Forgetting his predecessor, WGS had a few tasks to fulfil. Firstly, was to regenerate the squad and lower the costs, win the league back and get us further in Europe. On that score, he more than achieved what was set out. Wage costs were reduced, we won the league back and in time we achieved getting past the group stages in the Champs League twice in a row. Brilliant stuff.
Winning the league three times in a row, plus outliving two Rangers managers is surely a sign of success, especially after the hoo-haa over Paul Le Guen's management signing. Add in some incredible achievements (e.g. in beating European Cup holders AC Milan and the Naka winner v Man U), and he can easily hold his head up high. We were spoilt with success at many points.
When we won the league for the third time with him as manager, there is no denying that he had silenced all the doomsayers that we were out of the league, and that last seven game winning run will be spoken about for many a year. It was a phenomenal achievement to pick the players up and get them motivated to win all those last matches to get us all the way to the title. No matter what else can be said of his managerial ability, that was exceptional. We came so close to reaching the quarter-finals of the European Cup in one season and what a mark that would have been. This was all done without the sublime talents of Larsson, Petrov and Sutton.
Europe had been a sore bugbear for predecessor Martin O'Neill, and Gordon Strachan achieved what Martin couldn't with qualifying past the group stages (twice). It put us on the pedestal with the premier clubs in Europe, and it was a great place to be.
He was the architect for the high points, and when they came off they were exceptional and deserves all the credit in the world.
The most exciting game? Well there were many. WGS himself said that the Spartak Moscow win in 2007 was the most exciting and many would agree.
He also helped to foster the careers of some of the younger players, such as Maloney, McManus, McGeady & Wilson, and in reflection they will be thankful for the role that WGS has played in their careers. Some will succeed (at Celtic or elsewhere) whilst others inevitably won't but at least he gave them the opportunity. WGS likely was the best developer of youngsters we'd had for the past twenty years or so. Billy McNeil was the last to have done well with youngsters in the squad.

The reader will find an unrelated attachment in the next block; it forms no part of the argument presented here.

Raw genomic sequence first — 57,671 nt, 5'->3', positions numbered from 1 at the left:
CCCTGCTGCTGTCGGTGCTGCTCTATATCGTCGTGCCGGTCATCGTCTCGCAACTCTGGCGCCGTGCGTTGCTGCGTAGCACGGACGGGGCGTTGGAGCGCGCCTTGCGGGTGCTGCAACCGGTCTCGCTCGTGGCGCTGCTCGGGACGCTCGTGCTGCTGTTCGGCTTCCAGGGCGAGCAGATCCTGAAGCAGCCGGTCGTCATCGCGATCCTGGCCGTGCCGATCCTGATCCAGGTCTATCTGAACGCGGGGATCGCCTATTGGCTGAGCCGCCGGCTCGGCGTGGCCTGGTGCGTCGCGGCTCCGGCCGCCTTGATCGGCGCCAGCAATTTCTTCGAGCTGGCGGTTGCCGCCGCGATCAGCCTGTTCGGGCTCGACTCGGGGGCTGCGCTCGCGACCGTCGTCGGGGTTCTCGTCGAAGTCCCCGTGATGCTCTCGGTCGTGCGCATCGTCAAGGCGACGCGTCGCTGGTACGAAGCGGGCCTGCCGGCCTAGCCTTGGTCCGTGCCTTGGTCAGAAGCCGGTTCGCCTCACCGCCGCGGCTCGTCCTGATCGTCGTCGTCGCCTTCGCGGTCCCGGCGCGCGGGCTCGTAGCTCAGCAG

So why is the mood relatively more negative over WGS than an outsider would expect? Much of it has been reflected above in the season reviews. The fans can be said to have been very patient with him, but the truth is that the football in general was poor to watch and after four years of that, what are the fans to say? He failed with a number of big transfers, and many players seemed to have declined under him rather than improved. Many fans take the belief that he couldn’t coach well; confusing squad rotations and team selections have likely baffled players as much as fans, and the last season was woeful in many ways, throwing away huge leads. Tackling Rangers in his last two seasons shouldn’t have been as difficult as it was. We were far better, yet we tripped up in both seasons and only got out of jail the first time.
He has never helped himself with a number of his post-match remarks either, the “warped” comment in his last season in particular was particularly poor judgement. He readily admits that he is easily irritated, but he’s been in football for over twenty years and has worked in the media for some time, so he should have been able to know how to deal with it. Yet he couldn't!
We all agree that “ned-culture” has been on the rise, and WGS in particular has been very vocal on this issue, taking journalists to task on occasion as well. However, when you give a flippant remark to a question or thinly veil snide remarks to others, then how really different is he to them? Bit extreme but the point stands and he ended up making things worse for himself. We all are irked by neds but he made too much of a crusade of it at times.